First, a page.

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The peacock was too wise. So Satan Iblis had the serpent carry him back into paradise hidden in his mouth. But, with the exception of Wadd, a pre-Islamic moon god of the Minaean tribe and state of Southern Arabia, in Islam there was little room for myth. Some of the old Arabian legends were retained, but the basic philosophy was anthropomorphic monotheism. When he considers the place of the serpent. Carl Jung appears like the Gnostics of Christianity who identified the serpent with the human medulla and spinal cord.
Jung regards the serpent as the psychic representative of the human functions which are governed by these parts of the body. The serpent would correspond to what is unconscious and incapable of becoming conscious, but which, as the collective unconscious seems to possess a wisdom of its own and a knowledge that is often felt to be supernatural. In that area of civilization which flourished between Asia Minor and Europe we see the serpent goddess prominent in the Minoan culture of Crete.
In a repository in the second Palace of Knossos BCE we find many statues of the goddess Ariadne, a large busted woman, wreathed in snakes, and a similar goddess in many other burial and temple sites on Crete. There is a connection between Ariadne and Dionysus as that goes back to BCE, and ancient serpent connection indeed. This goddess was supposedly the daughter of Minos, the founder of the Minoan civilization and brother to the Minotaur.
She depicts the benevolence and sacred power of the life force. Ariadne is definitely a very important goddess of fertility. And in that she may be a local aspect of Ishtar or Astarte who has become identified with serpents. In Greece, Zeus, the father of the Greek pantheon of gods is one of the few Greek gods who never appears attended by a snake.
But, the Olympian Zeus known as Zeus Meilichios assumes the form of a serpent to attend the spring rites of the mother-goddess Earth. Zeus, as a serpent coiled with Rhea, who had also taken the form of a snake. The snake from then on becomes the symbol of earth and water. Ophion, one of the Greek Titans means literally "serpent". It is claimed that Zeus took the form of a serpent to escape from the murderous aggression of his father, Chronos. It is said that Zeus became unquestioned father of the gods by his conquest of Typhon, the serpent of the cosmic sea, just as Yahweh conquered Leviathan in Biblical lore.
The resemblance of both of these victories to that of Indra, king of the Vedic pantheon is, to me, beyond question. In Greece, Cecrops, [Kekrops], the founder of Athens and of all Greek civilization, supposedly sprang half-man, half- serpent from the Greek soil. In Athens, the temple of the city guardian, Athena, contains serpents as divine presences. Athena, herself, bears a serpent on her shield, ad is often identified with that creature of the gods.
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In Greece, as we have briefly mentioned earlier, a great snake, named Python which lived at the center of the world, and held it together, guarded and controlled the shrine of the oracle Gaia at Delphos [Delphi] in the period of time before Apollo became the patron of that oracle. Python was the child of Gaia, and had been born.
No one dared approach this divine beast and the people asked Apollo for help. He came down from Mount Olympus and killed Python, using his silver bow and golden arrows. After this, he was known as the Pythian Apollo. The term 'Delphos means womb, and Delphos was considered the womb of the world. Also, the oracle was situated in a cave, and the Greek word for cave is also the word for vagina. This great snake, then, somehow is connected with the very birth and source of life of the world.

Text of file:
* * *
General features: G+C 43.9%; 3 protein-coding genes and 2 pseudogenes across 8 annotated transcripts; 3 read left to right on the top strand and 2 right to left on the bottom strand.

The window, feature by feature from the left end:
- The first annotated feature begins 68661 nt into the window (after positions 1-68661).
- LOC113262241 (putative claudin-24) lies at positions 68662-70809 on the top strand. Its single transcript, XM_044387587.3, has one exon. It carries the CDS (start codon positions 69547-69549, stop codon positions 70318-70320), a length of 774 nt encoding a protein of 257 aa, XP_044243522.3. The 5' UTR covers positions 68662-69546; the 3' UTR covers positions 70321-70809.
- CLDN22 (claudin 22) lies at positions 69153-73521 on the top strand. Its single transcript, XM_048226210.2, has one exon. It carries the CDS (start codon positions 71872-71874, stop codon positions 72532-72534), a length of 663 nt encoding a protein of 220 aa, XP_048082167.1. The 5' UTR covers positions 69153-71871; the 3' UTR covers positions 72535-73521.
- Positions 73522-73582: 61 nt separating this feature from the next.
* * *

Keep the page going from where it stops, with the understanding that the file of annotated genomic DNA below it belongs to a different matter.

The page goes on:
The sibyl or Pythia told prophecies after inhaling volcanic fumes from the center of the world guarded by the divine Python.
There was a serpent shrine at Epirus, dedicated to Apollo, but in effect a pre-Hellenic Aegean shrine. The snakes at this shrine were said to be the descendants of the great Python of Delphi. In some traditions she was a serpent of the Libyan Amazons and represented female wisdom. In other traditions she was an Anatolian Sun Goddess. This Medusa is very similar to the destroyer aspect of the dark Egyptian goddess Nieth.
She was also one member of the triple personae of the North African goddess An-Ath. She was imported by the Greeks as patroness of Athens, and her fierce visage was embossed on Athena's shield. We find the best statues of Medusa at Corfu. In Greece we also discover the cult of Dionysos, the god of wine and the vine. Dionysos was born to Persephone, daughter of Ceres, and Zeus , and was born in the form of a serpent. This serpent-god is, therefore, half brother to Apollo. After being slain and swallowed by two Titans sent by Hera, Dionysos is reborn in human form. The Greek Daemons [ daemonae] were the invisible divine beings which were assigned by Zeus to every god and every important human being as sort of a guardian angel creature to give good advice and lead them properly.
The Daemons. It is Greek mythology which gives us the most memorable heavenly divine serpent. By heavenly, I mean literally, since I am speaking of the constellation Draco or the Dragon. One only has to look at this constellation to realize that this "dragon" is a serpent in every aspect. Draco is the pet of Zeus. Cadmus was trying to find his sister, Europa. After Cadmus slew Draco, he was told by Athena who understood serpents and their powers to plant the dragon teeth into the soil.
An army arose, who fought a great war until only five men were left. With these five men Cadmus founded the famous Greek city of Thebes. Then Cadmus married Harmonia and assumed the Illyrian throne. Zeus transformed them both into serpents and demanded serpents as offerings. Zeus immortalized Draco by placing him in the sky. I could also be pointed out that the largest of all the stellar constellations is also a serpent, the Hydra, a lengthy string of stars. The Greeks had additional serpent deities and demigods. The Chimera, for example had a serpent for one of its three heads.